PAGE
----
This has implications for the way in which countries climb up the Prosperity Steps. For countries at the lower end of the steps, improvements can be made in a wider range of areas. India can improve its Education score, while Azerbaijan can improve its Governance score. For countries already at the upper end of the steps, the options are more limited because their performance is already high. For these countries, the challenge is more a matter of maintaining prosperity than improving it.
Charting movement up the Prosperity Steps
The chart illustrates how countries have climbed up the Prosperity Steps over the past decade. By splitting all 149 countries into quadrants, where the first quadrant contains the top 30 countries, the second countries ranked 31st to 75th, the next 76th to 119th, and the fourth quadrant the bottom 30 countries, we can plot the movement of countries up the steps.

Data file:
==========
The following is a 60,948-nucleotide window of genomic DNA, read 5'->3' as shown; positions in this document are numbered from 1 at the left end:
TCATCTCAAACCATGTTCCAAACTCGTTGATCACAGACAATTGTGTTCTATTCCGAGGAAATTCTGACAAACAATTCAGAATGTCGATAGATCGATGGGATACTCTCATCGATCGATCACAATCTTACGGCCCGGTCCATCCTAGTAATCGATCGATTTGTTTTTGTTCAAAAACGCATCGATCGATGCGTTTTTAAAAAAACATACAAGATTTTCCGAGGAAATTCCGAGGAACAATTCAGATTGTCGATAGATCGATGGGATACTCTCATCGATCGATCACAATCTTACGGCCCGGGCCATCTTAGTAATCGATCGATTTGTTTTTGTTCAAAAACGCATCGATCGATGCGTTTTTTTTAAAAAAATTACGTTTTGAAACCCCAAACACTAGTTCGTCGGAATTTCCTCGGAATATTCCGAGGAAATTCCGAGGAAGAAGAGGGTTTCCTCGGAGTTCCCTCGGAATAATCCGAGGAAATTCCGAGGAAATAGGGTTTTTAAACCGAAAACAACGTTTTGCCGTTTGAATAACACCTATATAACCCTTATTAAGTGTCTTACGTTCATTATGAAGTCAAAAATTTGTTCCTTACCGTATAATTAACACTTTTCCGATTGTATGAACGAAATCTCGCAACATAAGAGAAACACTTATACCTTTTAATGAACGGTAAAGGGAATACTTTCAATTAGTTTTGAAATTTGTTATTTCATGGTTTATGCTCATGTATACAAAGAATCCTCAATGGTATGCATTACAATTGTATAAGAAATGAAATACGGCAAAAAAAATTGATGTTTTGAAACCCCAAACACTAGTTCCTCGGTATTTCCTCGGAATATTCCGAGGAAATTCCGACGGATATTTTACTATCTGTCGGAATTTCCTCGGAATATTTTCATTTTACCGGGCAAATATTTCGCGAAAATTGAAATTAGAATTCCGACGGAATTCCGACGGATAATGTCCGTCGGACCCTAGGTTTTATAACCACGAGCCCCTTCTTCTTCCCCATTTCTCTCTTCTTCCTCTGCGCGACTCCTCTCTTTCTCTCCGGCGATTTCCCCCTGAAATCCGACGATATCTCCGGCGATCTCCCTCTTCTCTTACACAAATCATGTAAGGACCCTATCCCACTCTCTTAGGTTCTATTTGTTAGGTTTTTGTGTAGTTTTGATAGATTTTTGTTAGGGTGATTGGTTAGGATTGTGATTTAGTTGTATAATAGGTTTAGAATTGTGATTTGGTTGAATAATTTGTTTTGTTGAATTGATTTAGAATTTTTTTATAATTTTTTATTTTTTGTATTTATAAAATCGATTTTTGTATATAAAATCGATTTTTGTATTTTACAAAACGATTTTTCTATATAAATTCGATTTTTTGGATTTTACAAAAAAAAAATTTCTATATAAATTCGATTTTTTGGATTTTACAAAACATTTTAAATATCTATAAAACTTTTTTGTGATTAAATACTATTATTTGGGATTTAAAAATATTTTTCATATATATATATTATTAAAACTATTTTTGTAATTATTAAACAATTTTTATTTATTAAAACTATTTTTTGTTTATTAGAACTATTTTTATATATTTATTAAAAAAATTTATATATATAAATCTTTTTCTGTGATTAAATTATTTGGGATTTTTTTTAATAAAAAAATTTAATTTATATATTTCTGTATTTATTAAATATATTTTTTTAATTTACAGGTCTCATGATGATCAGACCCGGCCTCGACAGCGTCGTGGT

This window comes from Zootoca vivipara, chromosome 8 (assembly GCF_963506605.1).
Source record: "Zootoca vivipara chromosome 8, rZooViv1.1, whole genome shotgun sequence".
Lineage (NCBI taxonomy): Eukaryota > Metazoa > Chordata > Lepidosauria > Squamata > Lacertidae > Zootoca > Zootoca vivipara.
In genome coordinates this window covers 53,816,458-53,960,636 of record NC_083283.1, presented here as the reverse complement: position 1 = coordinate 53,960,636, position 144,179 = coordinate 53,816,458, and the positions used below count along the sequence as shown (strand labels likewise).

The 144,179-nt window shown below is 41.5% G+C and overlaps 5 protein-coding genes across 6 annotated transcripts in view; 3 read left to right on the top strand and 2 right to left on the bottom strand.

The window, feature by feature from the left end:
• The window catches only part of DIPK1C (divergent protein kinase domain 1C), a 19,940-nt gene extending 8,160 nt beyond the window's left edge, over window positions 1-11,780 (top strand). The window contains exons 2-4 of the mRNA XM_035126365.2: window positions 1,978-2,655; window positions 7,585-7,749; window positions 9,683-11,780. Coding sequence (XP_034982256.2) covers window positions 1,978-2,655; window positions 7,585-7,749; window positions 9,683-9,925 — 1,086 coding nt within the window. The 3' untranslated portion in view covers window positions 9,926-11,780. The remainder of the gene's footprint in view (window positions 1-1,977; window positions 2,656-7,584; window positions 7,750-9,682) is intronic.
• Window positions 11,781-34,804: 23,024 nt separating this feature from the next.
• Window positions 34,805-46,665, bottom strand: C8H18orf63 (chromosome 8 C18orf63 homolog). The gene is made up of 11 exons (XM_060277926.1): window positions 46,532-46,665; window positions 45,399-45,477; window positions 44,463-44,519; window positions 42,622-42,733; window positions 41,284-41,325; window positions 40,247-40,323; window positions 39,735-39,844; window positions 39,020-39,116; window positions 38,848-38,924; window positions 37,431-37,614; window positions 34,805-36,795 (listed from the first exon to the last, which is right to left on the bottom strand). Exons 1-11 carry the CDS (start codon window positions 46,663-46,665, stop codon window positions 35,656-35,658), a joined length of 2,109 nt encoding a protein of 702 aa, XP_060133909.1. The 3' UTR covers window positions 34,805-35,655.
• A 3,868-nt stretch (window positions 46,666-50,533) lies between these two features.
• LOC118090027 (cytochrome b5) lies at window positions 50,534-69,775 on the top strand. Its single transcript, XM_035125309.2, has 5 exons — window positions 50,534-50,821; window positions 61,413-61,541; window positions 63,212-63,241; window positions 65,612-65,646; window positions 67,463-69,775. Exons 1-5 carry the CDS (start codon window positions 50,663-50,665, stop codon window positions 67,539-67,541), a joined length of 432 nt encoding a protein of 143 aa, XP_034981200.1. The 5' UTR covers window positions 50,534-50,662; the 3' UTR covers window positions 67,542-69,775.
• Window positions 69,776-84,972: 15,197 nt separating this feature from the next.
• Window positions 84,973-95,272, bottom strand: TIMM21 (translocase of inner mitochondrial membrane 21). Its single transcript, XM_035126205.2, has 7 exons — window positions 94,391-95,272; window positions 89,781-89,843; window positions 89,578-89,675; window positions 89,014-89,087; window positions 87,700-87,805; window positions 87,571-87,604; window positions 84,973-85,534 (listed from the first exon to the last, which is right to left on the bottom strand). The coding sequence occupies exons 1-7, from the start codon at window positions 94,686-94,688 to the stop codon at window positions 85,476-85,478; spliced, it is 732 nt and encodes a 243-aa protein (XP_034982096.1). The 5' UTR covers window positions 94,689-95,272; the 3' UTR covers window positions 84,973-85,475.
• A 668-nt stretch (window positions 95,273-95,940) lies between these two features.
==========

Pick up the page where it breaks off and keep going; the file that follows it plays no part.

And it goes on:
The chart shows that climbing up the steps, from one quadrant to another, is difficult. Between 2007 and 2016, only eleven countries did so. Two – Mauritius and Uruguay – climbed from the second quadrant to the first; eight – Vietnam, Albania, Paraguay, Serbia, Ecuador, Indonesia, Sri Lanka, and the Philippines – climbed from the third quadrant to the second; and only one – Zimbabwe – climbed from the fourth quadrant to the third. This shows us that mobility is higher in the middle of the steps: moving from the third quadrant to the second is easier than it is at the top or bottom.